When we break out the volume of mortgage origination from 2002 to 2006 by income deciles across the US population, we see that the distribution of mortgage debt is concentrated in middle and high income borrowers, not the poor. Middle and high income borrowers also contributed most significantly to the increase in defaults after 2007.
There is also this:
Poorer areas saw an expansion of credit mostly through the extensive margin, i.e. a larger numbers of mortgages originated, but at DTI levels in line with borrower income.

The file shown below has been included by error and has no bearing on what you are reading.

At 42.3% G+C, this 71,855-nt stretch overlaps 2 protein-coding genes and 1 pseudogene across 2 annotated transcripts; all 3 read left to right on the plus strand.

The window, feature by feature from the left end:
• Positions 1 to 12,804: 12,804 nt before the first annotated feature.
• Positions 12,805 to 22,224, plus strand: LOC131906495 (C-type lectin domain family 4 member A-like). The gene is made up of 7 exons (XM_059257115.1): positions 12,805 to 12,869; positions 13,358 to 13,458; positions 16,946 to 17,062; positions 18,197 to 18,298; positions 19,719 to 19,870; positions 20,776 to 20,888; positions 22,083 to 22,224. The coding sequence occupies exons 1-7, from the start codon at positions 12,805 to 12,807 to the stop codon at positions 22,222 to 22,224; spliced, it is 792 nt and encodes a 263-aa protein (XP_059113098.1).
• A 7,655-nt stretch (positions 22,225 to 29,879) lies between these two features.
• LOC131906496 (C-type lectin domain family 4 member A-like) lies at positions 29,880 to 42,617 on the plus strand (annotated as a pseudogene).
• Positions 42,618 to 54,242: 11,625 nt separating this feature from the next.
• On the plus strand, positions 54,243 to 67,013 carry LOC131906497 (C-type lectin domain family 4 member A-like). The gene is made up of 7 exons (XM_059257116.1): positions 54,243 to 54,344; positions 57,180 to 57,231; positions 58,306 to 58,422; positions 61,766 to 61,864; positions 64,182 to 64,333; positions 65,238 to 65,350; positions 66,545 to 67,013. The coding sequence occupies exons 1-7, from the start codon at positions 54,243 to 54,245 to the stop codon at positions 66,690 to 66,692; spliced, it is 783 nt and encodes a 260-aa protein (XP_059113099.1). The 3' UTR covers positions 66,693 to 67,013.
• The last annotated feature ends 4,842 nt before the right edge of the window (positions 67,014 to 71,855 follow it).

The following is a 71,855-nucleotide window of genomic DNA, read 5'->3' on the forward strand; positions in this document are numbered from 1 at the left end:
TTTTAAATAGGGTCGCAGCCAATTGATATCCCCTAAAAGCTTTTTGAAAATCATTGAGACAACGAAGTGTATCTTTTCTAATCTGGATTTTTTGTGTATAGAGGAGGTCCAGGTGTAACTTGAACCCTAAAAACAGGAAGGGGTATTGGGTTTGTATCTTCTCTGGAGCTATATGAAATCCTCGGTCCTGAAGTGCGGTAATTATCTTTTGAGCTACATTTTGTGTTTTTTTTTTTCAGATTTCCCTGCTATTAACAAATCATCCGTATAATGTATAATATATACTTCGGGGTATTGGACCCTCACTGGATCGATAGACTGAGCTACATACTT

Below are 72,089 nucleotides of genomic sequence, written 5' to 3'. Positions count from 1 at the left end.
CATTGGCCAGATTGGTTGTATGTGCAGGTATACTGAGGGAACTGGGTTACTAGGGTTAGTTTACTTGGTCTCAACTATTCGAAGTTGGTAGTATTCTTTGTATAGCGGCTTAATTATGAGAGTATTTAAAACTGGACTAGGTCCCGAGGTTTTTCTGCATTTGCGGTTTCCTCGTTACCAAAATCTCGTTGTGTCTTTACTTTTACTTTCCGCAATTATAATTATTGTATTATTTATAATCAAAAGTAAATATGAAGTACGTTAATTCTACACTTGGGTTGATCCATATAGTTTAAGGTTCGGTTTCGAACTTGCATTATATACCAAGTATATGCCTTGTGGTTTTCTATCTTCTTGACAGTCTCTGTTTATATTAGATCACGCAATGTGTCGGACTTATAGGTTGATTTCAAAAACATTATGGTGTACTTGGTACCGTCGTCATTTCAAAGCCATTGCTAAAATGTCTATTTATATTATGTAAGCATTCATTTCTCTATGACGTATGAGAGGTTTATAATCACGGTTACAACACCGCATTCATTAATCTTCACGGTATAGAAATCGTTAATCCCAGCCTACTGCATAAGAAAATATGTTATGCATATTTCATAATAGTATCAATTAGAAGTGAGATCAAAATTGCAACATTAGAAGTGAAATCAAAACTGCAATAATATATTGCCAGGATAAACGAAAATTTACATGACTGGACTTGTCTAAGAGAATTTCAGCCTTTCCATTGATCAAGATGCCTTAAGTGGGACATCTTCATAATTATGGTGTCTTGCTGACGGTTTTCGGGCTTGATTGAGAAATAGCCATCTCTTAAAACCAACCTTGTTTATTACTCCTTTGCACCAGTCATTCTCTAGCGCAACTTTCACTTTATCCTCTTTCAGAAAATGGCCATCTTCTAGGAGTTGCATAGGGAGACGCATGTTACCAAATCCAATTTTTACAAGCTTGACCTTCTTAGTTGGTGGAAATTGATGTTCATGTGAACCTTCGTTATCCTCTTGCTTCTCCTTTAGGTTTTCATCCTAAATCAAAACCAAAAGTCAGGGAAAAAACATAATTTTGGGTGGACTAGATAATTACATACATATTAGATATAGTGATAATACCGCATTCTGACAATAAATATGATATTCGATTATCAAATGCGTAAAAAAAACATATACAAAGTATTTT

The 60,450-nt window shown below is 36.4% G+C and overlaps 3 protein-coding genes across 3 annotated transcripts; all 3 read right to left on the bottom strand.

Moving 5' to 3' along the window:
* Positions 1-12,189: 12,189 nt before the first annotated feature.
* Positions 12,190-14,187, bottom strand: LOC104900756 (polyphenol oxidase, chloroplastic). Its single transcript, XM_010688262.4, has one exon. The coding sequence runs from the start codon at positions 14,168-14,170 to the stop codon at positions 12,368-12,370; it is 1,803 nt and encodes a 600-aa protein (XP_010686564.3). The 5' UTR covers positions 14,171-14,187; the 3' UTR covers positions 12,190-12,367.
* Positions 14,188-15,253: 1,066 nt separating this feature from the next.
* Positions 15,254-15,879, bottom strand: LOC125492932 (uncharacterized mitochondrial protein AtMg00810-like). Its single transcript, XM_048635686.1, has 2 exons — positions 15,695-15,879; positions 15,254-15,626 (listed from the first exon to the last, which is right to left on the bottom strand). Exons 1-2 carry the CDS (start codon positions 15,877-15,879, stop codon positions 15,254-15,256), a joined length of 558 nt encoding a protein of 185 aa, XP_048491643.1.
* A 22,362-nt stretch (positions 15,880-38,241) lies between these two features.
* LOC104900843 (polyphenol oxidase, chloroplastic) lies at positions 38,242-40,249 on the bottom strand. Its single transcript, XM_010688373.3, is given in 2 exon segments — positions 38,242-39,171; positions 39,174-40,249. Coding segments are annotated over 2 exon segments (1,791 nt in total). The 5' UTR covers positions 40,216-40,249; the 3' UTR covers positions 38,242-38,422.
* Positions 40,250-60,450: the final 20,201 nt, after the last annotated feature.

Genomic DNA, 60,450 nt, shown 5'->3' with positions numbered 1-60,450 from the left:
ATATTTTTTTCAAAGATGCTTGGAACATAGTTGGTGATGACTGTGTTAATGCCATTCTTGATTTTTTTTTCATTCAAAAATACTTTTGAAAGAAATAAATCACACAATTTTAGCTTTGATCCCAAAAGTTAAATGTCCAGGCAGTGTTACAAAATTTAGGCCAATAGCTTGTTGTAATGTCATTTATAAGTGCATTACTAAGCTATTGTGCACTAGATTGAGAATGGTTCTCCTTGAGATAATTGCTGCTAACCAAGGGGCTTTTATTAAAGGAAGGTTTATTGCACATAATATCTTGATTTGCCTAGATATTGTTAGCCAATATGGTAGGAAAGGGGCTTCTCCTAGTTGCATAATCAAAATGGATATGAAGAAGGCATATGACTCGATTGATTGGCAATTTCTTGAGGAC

That is from the new NBER working paper by Adelino, Schoar, and Severino. In other words, poor people (or various ethnic groups, in some accounts) were not primarily at fault for the wave of mortgage defaults precipitating the financial crisis. The biggest problems came in zip codes where home prices were having large run-ups. Their conclusion is:
These results are consistent with an interpretation where house price expectations led lenders and buyers to buy into an unfolding bubble based on inflated asset values, rather than a change in the lending technology.
Changes in policy, of course, also for this context would count as “a change in the lending technology.”